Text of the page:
[FOM] reply to martin davis

Gabriel Stolzenberg gstolzen at math.bu.edu
Tue Apr 18 23:44:20 EDT 2006

> Gabriel Stolzenberg has favored FOM with his ruminations which
> frequently take a subjective turn.

   Everyone's messages (indeed, all human discourse) frequently take
a subjective turn.  For example, Harvey recently called attention to
my use of the word "seems."  I then carefully explained why I used it.
Do you have a problem with this?

>    He assures us that he can be in one of two clearly distinct states
> or "mindsets" when thinking mathematically: classical and constructive.

   "Assures us" is you, not me.   Try "says."

>   We who haven't had this experience should just accept Gabriel's
>   assurance.

   I don't talk this way.  I don't think this way.  Yes, if Martin
has earned your trust, you may take seriously what he says about me
here.  Similarly, if I've earned your trust, you may take seriously my
statement about the two mindsets.  Unless you find either of them too
radical--like the European visitor's claim to the Indian prince that,
in Europe, in the winter, water becomes solid.  In that case, you will
roll your eyes and blow it off.  As I do with Martin's remarks about

>            We can't know until we experience it ourselves. This
> does remind one of things one is more likely to hear in a Church
> sermon than in a Mathematics colloquium talk - but no matter.

   I don't think churches get into Gestalt switches of the kind I'm
talking about.  The Pope doesn't shift back and forth at will between
Catholicism and atheism.  (At least, if he does, he doesn't advertise
it.)  Also, notice what happens if we say about classical mathematics
what you say above about constructive mathematics.

        "We can't know classical mathematics until we experience
         it ourselves."

Do you have a problem with this?  If you don't, why do you have one
with constructive mathematics?

> On the other hand he's quite unaccepting of other's subjectivity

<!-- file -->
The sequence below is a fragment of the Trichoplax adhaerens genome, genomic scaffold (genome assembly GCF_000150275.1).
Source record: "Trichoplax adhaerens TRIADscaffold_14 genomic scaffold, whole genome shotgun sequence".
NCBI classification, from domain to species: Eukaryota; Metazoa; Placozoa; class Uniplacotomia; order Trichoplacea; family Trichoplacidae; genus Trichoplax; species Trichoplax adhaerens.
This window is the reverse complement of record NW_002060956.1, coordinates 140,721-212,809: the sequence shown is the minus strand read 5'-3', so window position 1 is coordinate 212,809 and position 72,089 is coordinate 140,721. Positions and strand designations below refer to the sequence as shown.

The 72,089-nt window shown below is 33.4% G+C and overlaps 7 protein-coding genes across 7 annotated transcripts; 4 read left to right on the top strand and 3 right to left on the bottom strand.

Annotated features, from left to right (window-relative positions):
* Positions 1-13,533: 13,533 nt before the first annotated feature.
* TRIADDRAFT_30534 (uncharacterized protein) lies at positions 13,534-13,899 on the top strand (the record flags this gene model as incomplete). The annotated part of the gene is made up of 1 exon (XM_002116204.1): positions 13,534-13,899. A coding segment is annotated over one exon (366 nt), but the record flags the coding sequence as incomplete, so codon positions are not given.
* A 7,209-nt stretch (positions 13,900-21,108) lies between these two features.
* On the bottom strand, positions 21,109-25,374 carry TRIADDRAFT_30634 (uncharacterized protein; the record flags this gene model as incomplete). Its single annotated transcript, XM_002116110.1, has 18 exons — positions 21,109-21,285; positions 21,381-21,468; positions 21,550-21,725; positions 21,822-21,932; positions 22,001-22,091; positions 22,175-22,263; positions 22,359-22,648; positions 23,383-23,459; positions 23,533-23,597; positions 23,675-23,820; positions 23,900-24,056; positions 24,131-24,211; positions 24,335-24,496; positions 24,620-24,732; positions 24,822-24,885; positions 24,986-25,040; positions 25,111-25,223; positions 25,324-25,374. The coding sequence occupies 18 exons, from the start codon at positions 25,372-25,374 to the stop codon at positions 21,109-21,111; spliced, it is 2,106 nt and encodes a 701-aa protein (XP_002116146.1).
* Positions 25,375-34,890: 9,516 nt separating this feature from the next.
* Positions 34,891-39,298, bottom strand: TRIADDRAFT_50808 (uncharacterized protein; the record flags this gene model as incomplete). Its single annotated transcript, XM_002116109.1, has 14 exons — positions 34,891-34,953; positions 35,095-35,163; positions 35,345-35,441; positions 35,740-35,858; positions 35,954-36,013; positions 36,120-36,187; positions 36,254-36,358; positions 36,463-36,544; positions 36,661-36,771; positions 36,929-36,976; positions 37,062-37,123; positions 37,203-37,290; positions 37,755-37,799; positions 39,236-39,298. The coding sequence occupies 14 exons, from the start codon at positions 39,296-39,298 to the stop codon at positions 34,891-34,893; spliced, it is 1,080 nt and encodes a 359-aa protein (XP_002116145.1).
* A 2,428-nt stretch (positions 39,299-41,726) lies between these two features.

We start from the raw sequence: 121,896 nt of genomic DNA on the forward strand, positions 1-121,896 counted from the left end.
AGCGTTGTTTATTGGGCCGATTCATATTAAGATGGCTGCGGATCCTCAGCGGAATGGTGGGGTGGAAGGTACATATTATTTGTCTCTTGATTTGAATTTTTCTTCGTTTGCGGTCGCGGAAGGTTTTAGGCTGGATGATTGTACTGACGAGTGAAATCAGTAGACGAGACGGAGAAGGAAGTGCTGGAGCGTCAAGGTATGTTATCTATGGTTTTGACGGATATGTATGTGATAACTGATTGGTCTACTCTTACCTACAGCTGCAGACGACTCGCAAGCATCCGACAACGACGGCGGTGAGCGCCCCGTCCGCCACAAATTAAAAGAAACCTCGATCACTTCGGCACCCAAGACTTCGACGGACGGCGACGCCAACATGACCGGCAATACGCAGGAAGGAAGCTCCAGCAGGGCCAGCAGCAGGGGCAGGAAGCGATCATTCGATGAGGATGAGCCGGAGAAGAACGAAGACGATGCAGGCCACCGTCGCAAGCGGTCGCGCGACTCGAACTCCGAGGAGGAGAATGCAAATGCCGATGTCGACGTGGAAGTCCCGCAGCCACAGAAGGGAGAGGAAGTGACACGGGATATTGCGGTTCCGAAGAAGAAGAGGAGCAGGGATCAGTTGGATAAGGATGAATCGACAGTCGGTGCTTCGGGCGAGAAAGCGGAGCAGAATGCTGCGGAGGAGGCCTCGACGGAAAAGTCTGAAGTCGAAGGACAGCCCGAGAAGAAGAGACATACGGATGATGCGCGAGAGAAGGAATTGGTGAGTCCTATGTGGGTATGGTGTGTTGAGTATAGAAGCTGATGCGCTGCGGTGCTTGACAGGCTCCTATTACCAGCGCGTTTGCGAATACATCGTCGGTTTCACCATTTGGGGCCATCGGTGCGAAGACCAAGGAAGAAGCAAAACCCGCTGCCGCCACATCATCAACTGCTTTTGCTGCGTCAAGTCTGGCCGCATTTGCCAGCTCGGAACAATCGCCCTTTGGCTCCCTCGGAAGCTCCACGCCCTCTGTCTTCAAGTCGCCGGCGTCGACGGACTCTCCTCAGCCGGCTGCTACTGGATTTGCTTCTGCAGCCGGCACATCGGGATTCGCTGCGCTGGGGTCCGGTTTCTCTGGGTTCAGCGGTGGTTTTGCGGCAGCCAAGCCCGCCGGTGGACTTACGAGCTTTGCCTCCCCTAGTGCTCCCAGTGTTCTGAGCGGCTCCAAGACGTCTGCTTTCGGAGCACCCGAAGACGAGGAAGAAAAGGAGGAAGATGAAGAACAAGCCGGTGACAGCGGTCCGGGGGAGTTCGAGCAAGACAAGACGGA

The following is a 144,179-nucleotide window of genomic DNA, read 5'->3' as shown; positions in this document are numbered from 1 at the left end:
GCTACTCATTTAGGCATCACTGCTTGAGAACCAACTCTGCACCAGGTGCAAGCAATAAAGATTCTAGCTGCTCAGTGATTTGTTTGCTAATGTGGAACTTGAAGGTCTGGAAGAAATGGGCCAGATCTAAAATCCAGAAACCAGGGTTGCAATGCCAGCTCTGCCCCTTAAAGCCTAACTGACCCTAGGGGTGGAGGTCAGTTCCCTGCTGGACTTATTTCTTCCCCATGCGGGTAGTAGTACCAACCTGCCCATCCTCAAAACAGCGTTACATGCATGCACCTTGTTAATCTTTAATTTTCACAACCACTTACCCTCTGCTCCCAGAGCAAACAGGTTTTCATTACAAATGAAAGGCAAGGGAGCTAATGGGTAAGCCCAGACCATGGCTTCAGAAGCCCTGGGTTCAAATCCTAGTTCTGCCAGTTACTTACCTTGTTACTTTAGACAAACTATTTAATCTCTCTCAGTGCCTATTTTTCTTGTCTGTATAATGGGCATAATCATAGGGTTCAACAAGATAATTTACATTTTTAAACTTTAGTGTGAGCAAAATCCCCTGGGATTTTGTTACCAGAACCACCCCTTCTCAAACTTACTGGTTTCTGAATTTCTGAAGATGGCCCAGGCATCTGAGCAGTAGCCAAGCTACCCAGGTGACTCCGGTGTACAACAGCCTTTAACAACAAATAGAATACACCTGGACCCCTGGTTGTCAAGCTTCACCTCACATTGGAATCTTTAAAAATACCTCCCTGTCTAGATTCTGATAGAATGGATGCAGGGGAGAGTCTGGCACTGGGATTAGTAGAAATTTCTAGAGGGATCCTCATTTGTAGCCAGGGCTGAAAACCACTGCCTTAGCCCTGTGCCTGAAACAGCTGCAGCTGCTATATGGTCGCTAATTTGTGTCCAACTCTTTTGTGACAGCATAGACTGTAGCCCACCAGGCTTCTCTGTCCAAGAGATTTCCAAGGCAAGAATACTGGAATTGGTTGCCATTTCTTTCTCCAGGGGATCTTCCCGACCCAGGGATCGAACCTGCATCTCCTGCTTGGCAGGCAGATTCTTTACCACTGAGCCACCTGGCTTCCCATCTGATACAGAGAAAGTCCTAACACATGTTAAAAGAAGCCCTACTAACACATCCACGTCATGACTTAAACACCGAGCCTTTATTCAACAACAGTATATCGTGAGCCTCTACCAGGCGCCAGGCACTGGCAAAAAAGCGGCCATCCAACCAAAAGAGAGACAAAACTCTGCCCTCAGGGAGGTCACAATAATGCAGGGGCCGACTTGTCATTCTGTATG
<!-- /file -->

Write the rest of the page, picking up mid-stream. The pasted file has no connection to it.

> insisting on explicit explanations of just when a number theorist
> will find a bound interesting and even more asking for the "reason"
> why a particular result is of interest.

   I don't insist on anything.   Also, you might do something about
your rhetoric.  E.g., replace "insisting on explicit explanations of
just when" by "seeking explanations of when."

> Gabriel feels free to objectivize the subjective remarks of others.

> Thus he says:
> "Harvey believes that, at least for bounds and algorithms, increased
> knowledge, no matter what, is desirable."
> No matter what? What does this even mean?  But in any case, of course
> Harvey believes no such thing.

   How does a sentence that begins "Harvey believes" objectivize a
subjective remark of Harvey?

   I can think of only two things that are relevant here: the content
of Harvey's alleged belief and whether Harvey believes it.  If I'm
mistaken to think he does, I'm sure he will correct me.  I'm also sure
that he knows that I'll appreciate it, even if I ask him to show me how
to square his not believing it with other statements of his that led me
to think that he did.

   Finally, re "increased knowledge, no matter what," I mean any increase
in any knowledge about bounds or algorithms.


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